The weather is something that we think about on a daily basis. It’s one of the last things we check before going to bed so we know what to expect, we bring it up in small talk with strangers, and we plan our days and trips based on it. For this reason, we rely on weather forecasts to be accurate, because nobody wants to spend a lot of money to plan on going to a picnic or a baseball game that ends up getting washed out.

However, we find that the weather forecasts aren’t always accurate. In fact, sometimes they’re very wrong, and the first person that we blame is the local meteorologist. That shouldn’t be the case, however, as the data that they get is the best possible guess that anybody could reasonably make. After all, they’re trying to predict the weather for up to two weeks and things can change in an instant.

So why is it that weather forecasts aren’t always accurate? It turns out that there are several explainable reasons, and hopefully these make it so that your local weatherperson gets less hate mail.

1. Too Broad of a Range

Simply put, weather forecasters are doing the people a service when they give their best predictions for the weather over longer stretches of time. Weather forecasts about 24 hours ahead of time are almost always going to be completely accurate because patterns have already been well-formed and are going in certain directions.

That’s not the case when a forecaster is telling people what to expect in 10 to 14 days. Instead, those are complete guesses based on predictive models and past weather data on that particular day in history. 

That’s why when there’s unseasonable cold weather in the winter, the 10-day forecast might say that it’s going to be much, much warmer, but that might not happen. Experts say that everything that they say in a five-day window is typically going to be what you can truly expect.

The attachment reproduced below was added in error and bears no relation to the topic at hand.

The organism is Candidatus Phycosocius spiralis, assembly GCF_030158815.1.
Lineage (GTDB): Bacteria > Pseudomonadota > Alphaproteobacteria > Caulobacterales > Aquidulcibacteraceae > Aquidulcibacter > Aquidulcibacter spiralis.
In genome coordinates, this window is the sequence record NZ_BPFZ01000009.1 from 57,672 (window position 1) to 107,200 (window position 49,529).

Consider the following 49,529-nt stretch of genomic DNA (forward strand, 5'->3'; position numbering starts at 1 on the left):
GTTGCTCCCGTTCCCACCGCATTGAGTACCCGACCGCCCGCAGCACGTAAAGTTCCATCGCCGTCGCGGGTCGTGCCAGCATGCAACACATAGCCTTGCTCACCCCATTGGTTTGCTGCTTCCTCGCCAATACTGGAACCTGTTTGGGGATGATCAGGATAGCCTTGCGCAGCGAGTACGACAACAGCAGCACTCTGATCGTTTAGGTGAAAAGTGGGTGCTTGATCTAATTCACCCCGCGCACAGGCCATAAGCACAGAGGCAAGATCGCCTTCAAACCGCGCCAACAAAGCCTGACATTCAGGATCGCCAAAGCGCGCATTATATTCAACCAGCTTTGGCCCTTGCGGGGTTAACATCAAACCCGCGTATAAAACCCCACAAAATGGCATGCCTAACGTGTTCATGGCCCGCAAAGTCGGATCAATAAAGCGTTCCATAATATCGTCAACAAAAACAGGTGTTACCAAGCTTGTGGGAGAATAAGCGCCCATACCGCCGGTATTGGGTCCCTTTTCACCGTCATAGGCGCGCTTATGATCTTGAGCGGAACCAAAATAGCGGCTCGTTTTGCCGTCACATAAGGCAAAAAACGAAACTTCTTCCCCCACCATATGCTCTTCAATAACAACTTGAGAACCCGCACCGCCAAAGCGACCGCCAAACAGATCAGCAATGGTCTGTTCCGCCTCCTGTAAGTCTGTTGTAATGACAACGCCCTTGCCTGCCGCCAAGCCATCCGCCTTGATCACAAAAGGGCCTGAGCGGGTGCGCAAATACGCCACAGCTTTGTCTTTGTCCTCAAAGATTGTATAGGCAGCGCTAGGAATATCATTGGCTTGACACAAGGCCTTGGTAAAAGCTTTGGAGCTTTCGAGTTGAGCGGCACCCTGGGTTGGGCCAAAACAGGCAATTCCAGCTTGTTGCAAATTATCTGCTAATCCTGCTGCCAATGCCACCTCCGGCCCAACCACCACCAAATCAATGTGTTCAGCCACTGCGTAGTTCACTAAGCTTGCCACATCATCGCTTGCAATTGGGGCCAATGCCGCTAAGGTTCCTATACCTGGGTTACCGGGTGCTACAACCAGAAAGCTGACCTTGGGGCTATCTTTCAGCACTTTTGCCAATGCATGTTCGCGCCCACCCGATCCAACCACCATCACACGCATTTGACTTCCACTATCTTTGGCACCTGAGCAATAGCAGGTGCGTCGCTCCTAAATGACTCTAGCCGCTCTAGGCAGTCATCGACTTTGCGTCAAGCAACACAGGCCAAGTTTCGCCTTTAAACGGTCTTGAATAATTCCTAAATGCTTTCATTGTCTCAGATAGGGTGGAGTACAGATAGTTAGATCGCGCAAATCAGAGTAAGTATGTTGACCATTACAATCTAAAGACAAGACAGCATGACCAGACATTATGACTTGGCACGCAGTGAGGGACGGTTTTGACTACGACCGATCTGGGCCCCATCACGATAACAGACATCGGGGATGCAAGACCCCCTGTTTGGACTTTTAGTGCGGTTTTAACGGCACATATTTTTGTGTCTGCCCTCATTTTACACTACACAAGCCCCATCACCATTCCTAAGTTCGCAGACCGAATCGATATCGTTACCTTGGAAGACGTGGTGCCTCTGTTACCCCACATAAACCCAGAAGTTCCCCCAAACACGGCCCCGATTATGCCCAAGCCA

2. Weather is Unpredictable

There are a lot of sports betting “experts” out there that say they’re the best to listen to because they’re the most accurate. Well, even the best of the best are only accurate about 60 percent of the time, and that makes plenty of money. People expect weather forecasters to be perfect, however, which really isn’t fair.

The weather can be just as unpredictable as a basketball game, especially in certain climate zones. The weather forecast in San Diego, California is going to be easy to predict since it’s sunny almost every day and stays in a certain temperature range. The same cannot be said for a place like Detroit, Michigan.

Flatter areas are also more difficult to predict as wind speeds vary greatly in these regions. Places like Kansas are notoriously flat and can have wide ranges of temperatures, winds, and more. This is why the part of the country is known as “tornado alley.”

3. It’s a Computer’s Fault

The people that you see on the local news aren’t actually predicting the weather themselves based on what they think. Again, leave that to the sportscasters. Instead, these meteorologists use a computer model to help them predict the weather. As we all know, computers are amazing, but they aren’t always accurate.

There are also different computer models that are used, with some more accurate than others. The United States alone has several, with the consensus combining all of these. The National Weather Service uses Hewlett-Packard supercomputers to help predict weather models, and they keep adding to the computer count to make things more accurate. 

With that said, weather forecasts are actually much more predictable than they were 50, 20, and even 10 years ago. As we know, people demand perfection from everything in life, and that includes weather forecasts. During the 1950s, people didn’t get 24-hour channels dedicated solely to weather, and their complaints about the “weatherman” were confined only to written letters and maybe the occasional heckle on the streets, a la Nicolas Cage in the 2005 film “The Weather Man”.